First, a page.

The US Trade Representative’s (USTR) office has added Belarus to an intellectual property rights watch list over a new law allowing the unauthorized use of copyrighted works from countries sanctioning Belarus for its support of Russia’s war in Ukraine.
USTR’s 2023 Special 301 Report on U.S. trading partners intellectual property (IP) rights protections also continued last year’s suspension of its review of Ukraine’s IP practices, due to Russia’s February 2022 invasion of its southern neighbor.
But the USTR’s report added NATO ally Bulgaria to its watch list because Sofia did not sufficiently address deficiencies in its investigation of online piracy cases.
The report now lists 29 countries on its watch list or priority watch list for deficiencies and violations of IP rights. Seven countries are currently on this year’s priority watch list: China, Chile, Argentina, India, Indonesia, Russia and Venezuela.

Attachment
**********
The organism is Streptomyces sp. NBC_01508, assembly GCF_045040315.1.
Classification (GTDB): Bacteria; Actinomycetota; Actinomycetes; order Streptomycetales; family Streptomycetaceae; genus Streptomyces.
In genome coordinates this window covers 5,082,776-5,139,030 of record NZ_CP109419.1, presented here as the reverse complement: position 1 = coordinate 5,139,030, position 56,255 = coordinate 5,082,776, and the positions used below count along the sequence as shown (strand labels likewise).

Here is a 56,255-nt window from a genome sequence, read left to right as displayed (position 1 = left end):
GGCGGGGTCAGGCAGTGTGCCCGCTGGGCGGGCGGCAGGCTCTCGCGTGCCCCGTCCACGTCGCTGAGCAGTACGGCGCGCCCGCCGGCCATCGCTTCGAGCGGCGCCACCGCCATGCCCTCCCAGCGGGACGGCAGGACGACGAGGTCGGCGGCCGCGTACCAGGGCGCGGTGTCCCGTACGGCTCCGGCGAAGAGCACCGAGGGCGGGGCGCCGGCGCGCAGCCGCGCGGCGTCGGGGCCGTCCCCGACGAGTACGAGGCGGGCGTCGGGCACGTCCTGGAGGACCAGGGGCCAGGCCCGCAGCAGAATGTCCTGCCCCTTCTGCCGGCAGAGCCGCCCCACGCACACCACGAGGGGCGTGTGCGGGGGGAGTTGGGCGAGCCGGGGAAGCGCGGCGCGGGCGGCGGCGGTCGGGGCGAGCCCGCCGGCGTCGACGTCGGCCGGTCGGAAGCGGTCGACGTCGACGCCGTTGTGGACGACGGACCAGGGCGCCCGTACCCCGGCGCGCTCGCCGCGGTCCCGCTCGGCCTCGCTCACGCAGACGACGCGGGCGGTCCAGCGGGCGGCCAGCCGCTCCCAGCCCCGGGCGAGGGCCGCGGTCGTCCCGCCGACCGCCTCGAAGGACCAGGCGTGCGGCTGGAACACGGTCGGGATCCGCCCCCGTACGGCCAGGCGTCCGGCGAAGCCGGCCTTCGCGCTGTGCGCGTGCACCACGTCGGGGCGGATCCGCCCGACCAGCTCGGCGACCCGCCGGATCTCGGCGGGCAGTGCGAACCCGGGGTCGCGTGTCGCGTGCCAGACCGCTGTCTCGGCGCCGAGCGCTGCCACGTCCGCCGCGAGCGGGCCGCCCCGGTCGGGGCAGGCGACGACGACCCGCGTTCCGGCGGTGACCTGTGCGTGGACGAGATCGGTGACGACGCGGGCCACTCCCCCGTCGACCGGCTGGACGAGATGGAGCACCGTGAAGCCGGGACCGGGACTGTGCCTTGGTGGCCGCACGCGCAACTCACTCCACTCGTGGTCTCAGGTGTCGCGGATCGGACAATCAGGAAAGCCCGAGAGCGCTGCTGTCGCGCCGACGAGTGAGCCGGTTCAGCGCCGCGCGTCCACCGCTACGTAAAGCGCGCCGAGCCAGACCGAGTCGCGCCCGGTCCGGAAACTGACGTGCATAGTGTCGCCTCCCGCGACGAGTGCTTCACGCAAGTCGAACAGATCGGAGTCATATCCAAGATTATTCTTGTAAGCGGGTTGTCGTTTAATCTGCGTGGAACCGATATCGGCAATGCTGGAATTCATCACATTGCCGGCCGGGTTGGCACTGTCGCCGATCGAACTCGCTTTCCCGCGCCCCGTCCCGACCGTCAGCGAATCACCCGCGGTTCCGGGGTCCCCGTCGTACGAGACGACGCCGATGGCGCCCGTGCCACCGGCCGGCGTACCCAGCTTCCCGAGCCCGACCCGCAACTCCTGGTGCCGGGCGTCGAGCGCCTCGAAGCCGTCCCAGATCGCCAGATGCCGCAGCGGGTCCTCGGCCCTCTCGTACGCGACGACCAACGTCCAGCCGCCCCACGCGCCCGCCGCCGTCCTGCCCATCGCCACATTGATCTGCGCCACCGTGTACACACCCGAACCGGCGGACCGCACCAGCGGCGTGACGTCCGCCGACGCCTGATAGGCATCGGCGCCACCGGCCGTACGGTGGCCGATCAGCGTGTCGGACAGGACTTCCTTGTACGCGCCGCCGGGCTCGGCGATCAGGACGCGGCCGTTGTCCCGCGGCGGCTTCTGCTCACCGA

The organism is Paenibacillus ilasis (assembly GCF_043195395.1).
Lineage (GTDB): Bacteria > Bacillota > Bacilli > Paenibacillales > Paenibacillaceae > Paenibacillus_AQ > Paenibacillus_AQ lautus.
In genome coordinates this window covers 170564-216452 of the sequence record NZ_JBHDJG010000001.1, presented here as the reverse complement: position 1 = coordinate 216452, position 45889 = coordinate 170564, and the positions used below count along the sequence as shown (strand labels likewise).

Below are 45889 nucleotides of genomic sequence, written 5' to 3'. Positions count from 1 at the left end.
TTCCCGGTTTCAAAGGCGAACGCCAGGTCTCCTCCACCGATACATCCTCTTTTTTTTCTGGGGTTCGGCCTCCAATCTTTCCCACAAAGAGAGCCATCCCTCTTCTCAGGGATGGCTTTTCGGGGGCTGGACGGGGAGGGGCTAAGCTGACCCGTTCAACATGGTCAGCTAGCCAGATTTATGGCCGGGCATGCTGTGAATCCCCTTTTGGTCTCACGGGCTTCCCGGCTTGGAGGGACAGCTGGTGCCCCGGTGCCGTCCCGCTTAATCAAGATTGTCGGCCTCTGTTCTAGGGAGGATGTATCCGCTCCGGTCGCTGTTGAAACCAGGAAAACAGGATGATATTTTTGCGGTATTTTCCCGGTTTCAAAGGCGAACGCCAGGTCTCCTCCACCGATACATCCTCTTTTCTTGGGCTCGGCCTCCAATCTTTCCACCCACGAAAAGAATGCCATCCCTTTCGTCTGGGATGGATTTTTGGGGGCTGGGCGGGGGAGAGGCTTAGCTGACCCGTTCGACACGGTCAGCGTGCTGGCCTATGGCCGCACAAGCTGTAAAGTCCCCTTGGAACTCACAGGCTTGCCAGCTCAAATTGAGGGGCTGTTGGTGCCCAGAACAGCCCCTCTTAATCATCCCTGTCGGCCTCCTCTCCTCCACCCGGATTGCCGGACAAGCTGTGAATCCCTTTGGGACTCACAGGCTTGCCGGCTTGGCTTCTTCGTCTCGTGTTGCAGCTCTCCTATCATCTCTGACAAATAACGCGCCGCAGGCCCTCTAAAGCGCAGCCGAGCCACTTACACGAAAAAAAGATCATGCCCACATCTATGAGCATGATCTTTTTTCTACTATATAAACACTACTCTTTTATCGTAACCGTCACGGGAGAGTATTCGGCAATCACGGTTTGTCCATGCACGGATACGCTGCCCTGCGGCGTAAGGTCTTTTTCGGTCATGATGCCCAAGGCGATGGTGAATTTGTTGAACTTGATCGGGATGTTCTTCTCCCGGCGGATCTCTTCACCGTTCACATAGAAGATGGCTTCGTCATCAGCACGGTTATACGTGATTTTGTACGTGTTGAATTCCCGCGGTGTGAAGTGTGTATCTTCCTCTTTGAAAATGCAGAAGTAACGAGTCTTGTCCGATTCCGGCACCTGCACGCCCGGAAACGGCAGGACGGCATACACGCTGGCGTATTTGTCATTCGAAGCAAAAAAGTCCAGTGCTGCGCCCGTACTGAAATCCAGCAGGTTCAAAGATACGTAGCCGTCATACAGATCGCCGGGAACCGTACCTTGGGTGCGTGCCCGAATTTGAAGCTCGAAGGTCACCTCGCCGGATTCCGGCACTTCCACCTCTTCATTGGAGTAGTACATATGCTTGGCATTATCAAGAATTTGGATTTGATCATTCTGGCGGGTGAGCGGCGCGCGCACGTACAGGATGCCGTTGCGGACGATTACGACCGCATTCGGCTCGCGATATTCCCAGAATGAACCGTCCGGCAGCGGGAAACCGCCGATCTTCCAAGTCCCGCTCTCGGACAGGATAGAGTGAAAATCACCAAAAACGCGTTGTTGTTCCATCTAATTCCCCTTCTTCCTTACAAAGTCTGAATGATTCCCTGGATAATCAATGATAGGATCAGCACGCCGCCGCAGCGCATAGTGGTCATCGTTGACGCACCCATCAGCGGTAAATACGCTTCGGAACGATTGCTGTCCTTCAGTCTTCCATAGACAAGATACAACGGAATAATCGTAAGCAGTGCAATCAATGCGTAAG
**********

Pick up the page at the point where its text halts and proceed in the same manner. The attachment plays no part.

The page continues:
In the case of Belarus, USTR said that the country’s law allows royalties from unlicensed IP usage to be shifted to the national budget, allowing the regime of Russian ally Alexander Lukashenko to benefit directly from such unauthorized use.
USTR said that China continued to implement amendments to its Patent Law, Copyright Law and Criminal Law as agreed in a 2020 ‘Phase 1’ trade deal with former president Donald Trump, but added “the pace of reforms aimed at IP issues slowed.”
“While right holders have welcomed some positive developments, they raise concerns about the adequacy and effective implementation of these measures,” along with concerns about technology transfer, trade secrets and counterfeiting.
USTR also said the report also raises concerns with the European Union’s “aggressive promotion” of its exclusionary geographic indications policies on cheeses, wines and other agricultural products, which it said impair U.S. trademarks that pre-date such EU protections.
The trade agency also raised concern about EU plans to expand geographic indications to other goods, including apparel, ceramics, glass and handicrafts, with member states now controlling much of the applications review process under policies that took effect in January.
By David Lawder / Reuters